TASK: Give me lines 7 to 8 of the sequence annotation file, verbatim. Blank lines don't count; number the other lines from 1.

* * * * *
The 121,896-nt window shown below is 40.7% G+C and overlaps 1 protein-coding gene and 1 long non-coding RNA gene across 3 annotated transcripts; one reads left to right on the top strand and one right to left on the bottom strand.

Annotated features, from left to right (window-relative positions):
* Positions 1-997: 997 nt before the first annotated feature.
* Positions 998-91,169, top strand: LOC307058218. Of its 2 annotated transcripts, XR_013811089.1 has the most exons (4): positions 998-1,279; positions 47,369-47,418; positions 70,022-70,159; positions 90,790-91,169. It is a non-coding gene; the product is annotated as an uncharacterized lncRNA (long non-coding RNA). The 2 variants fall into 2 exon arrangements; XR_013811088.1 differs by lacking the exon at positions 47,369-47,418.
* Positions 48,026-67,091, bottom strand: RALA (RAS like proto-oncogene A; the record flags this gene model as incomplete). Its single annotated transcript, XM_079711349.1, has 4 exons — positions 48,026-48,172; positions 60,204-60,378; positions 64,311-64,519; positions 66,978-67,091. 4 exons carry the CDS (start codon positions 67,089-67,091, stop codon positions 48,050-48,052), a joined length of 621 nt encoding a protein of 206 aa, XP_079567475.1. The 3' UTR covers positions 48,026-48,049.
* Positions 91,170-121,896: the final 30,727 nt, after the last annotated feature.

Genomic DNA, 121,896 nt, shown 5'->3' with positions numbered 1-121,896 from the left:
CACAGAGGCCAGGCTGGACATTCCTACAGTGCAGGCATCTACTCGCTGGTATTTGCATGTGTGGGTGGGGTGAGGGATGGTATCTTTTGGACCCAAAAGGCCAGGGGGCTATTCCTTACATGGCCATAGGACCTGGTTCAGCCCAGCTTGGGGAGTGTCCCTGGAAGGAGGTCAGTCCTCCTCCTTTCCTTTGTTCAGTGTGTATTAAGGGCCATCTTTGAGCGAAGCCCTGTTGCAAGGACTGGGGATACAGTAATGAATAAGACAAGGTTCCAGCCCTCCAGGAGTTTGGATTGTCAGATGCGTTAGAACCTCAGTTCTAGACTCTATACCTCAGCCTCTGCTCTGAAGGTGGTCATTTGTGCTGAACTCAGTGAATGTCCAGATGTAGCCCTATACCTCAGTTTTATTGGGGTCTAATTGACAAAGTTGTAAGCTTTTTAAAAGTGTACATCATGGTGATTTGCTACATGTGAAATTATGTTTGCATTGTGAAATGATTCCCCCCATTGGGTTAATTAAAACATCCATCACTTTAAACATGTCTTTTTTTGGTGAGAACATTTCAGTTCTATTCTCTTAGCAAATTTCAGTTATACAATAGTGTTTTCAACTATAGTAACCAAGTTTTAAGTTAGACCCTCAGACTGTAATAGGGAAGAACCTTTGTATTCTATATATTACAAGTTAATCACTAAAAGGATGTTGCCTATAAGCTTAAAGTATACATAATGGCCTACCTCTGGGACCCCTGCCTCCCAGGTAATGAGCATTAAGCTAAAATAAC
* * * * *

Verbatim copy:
Genomic DNA, 121,896 nt, shown 5'->3' with positions numbered 1-121,896 from the left:
CACAGAGGCCAGGCTGGACATTCCTACAGTGCAGGCATCTACTCGCTGGTATTTGCATGTGTGGGTGGGGTGAGGGATGGTATCTTTTGGACCCAAAAGGCCAGGGGGCTATTCCTTACATGGCCATAGGACCTGGTTCAGCCCAGCTTGGGGAGTGTCCCTGGAAGGAGGTCAGTCCTCCTCCTTTCCTTTGTTCAGTGTGTATTAAGGGCCATCTTTGAGCGAAGCCCTGTTGCAAGGACTGGGGATACAGTAATGAATAAGACAAGGTTCCAGCCCTCCAGGAGTTTGGATTGTCAGATGCGTTAGAACCTCAGTTCTAGACTCTATACCTCAGCCTCTGCTCTGAAGGTGGTCATTTGTGCTGAACTCAGTGAATGTCCAGATGTAGCCCTATACCTCAGTTTTATTGGGGTCTAATTGACAAAGTTGTAAGCTTTTTAAAAGTGTACATCATGGTGATTTGCTACATGTGAAATTATGTTTGCATTGTGAAATGATTCCCCCCATTGGGTTAATTAAAACATCCATCACTTTAAACATGTCTTTTTTTGGTGAGAACATTTCAGTTCTATTCTCTTAGCAAATTTCAGTTATACAATAGTGTTTTCAACTATAGTAACCAAGTTTTAAGTTAGACCCTCAGACTGTAATAGGGAAGAACCTTTGTATTCTATATATTACAAGTTAATCACTAAAAGGATGTTGCCTATAAGCTTAAAGTATACATAATGGCCTACCTCTGGGACCCCTGCCTCCCAGGTAATGAGCATTAAGCTAAAATAAC